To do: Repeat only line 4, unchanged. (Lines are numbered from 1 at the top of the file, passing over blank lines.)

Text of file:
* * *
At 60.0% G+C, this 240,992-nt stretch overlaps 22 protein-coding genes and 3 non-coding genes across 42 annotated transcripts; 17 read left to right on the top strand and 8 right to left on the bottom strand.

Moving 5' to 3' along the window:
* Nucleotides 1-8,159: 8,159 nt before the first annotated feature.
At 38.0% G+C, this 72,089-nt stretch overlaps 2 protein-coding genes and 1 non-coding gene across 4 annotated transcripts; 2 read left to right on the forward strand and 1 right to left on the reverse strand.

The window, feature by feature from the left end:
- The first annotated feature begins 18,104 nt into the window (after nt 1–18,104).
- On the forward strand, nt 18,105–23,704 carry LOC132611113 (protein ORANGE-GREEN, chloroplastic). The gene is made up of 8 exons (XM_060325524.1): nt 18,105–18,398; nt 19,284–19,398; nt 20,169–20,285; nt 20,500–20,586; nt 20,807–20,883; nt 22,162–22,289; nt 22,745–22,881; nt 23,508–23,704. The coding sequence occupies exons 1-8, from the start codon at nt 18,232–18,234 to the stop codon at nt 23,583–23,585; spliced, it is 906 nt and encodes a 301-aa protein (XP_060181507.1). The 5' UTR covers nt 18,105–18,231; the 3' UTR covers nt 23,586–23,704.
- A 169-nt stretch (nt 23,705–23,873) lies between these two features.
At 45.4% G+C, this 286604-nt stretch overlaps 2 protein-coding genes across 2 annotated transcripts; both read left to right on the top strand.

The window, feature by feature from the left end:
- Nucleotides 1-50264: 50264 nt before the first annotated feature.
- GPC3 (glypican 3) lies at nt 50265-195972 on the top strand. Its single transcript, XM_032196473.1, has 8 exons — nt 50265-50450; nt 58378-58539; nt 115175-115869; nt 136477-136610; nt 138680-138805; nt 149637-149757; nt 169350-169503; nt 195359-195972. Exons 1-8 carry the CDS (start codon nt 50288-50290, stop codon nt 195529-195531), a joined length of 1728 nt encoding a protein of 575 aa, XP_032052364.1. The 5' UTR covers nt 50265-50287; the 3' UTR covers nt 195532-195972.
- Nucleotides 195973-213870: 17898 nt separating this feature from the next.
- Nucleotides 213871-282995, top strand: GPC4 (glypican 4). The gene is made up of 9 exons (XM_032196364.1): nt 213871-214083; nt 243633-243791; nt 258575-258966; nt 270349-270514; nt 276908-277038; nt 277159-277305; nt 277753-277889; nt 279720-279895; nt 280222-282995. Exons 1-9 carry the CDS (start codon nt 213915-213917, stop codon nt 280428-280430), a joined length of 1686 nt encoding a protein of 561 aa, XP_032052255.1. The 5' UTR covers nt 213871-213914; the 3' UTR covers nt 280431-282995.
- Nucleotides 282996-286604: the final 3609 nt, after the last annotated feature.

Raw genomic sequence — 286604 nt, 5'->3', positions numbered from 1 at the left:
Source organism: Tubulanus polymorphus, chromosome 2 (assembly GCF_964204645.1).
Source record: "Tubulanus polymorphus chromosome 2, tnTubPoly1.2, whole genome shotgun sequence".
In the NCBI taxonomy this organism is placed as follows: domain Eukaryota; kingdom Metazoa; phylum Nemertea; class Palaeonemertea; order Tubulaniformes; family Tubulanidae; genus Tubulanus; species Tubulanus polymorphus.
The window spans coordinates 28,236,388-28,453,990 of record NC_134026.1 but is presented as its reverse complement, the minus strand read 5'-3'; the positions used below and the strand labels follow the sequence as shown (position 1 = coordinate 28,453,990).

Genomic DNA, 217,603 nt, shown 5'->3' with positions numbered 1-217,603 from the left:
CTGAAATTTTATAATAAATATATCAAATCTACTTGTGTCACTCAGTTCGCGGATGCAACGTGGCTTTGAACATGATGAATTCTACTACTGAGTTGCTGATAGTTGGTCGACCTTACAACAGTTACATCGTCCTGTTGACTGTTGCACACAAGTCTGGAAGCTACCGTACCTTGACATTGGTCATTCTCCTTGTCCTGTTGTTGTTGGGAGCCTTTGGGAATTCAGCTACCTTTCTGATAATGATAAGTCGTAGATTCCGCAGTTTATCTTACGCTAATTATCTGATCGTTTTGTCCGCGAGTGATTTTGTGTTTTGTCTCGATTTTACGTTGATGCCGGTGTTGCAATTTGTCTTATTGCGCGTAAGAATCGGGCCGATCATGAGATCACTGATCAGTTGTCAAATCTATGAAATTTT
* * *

At 38.0% G+C, this 72,089-nt stretch overlaps 2 protein-coding genes and 1 non-coding gene across 4 annotated transcripts; 2 read left to right on the forward strand and 1 right to left on the reverse strand.